“Civilizations are marked by their priorities,” he wrote, “and ours are too given over to prisons, malls, and McMansions and too little to good housing for all, complete and sustainable communities, green energy, rational mobility, structures of succor. Politics programs our architecture. The emblem of Trump’s agenda is a piece of architecture — that absurd pharaonic wall he bruits for the Mexican border. His whole project trumpets control, and his mantra is shared by many an architect: just leave it to me!”

This would fit well into the fourth dimension of the term “McMansion” I discuss in analyzing hundreds of articles in the New York Times and Dallas Morning News that use the term. Here, McMansions are symbols of larger issues. In this case, Sorkin argues that society has the wrong priorities; instead of McMansions, we should look at “good housing for all.”

In this kind of argument, the McMansion is a symptom of larger issues. Fight against McMansions, as some critics and communities have done, and the larger issues still remain. If McMansions are part of larger issues, addressing the design and construction of McMansions may do relatively little to change conditions or address important social problems. Indeed, addressing architecture and local regulations might be much easier to do that considering systemic concerns. What about building large houses in general, not just McMansions? What about incentivizing or requiring the construction of affordable housing? What about sustainability? What about building communities with fewer private spaces and more attractive public spaces? McMansions might be particularly noteworthy – hence McMansion Hell – but they are products of particular conditions and processes.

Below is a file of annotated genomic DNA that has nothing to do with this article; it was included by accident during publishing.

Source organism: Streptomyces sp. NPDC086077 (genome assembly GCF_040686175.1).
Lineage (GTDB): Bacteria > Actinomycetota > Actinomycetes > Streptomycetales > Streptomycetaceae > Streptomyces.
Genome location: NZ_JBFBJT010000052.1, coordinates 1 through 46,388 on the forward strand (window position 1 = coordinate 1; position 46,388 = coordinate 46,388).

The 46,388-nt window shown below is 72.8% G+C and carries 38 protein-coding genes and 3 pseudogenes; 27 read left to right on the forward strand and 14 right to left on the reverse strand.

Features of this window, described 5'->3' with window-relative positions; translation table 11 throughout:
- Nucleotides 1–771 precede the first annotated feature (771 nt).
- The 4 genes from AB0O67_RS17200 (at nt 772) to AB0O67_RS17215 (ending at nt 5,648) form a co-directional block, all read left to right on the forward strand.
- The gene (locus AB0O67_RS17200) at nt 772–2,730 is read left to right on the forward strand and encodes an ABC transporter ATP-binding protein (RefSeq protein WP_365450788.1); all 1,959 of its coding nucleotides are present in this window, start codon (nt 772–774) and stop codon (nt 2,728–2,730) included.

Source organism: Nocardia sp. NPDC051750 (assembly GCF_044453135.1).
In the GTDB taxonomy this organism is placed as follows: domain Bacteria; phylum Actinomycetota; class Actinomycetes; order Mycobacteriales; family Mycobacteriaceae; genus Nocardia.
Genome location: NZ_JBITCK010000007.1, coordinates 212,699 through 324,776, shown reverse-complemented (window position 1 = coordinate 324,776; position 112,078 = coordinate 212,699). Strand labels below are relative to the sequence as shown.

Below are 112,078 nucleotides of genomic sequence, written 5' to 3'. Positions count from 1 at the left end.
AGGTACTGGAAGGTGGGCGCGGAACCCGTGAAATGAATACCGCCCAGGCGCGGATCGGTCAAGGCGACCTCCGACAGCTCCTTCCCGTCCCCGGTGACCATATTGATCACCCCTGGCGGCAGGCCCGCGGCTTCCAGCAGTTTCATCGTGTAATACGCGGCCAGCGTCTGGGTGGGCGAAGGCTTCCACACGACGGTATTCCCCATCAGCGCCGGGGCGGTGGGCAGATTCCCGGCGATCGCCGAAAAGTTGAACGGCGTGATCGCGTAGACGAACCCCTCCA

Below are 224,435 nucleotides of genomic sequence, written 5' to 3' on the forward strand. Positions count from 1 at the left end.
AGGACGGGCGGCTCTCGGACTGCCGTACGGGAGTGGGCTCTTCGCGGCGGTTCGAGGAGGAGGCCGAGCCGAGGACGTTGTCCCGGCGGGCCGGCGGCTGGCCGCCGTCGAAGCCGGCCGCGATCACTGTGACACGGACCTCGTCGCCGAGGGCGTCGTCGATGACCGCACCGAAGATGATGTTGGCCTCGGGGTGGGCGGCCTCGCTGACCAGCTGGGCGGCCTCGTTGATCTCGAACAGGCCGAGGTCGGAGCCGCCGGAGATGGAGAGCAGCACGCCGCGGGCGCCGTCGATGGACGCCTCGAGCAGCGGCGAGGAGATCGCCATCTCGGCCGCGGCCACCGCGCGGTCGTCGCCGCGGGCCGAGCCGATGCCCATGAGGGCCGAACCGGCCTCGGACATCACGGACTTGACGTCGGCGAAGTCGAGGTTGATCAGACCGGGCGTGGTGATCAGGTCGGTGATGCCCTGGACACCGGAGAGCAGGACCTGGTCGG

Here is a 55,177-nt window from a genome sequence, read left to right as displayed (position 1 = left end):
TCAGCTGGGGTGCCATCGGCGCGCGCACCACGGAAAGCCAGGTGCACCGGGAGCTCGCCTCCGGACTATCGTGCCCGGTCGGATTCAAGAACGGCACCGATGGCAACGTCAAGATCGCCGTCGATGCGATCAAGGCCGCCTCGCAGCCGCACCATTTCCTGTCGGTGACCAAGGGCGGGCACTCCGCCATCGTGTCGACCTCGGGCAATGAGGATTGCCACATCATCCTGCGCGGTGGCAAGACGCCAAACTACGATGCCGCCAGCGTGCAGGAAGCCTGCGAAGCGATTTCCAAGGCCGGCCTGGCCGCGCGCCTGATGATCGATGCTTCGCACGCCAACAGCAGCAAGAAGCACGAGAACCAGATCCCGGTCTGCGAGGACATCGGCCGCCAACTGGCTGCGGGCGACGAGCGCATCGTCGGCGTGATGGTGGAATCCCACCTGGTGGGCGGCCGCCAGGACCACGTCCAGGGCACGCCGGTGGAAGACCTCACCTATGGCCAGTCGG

Perhaps flipping the question around makes for a more provocative conversation: instead of thinking of how McMansions symbolize larger social problems in American society, we could think of whether a more just or equal or good society would or could have as many McMansions. Are they mutually exclusive? Must the McMansions decrease so that better outcomes would result?

From self-help advice to living in a McMansion

Two authors looking at patterns in self-help books suggest they provide readers with aspirations and dreams of living in McMansions: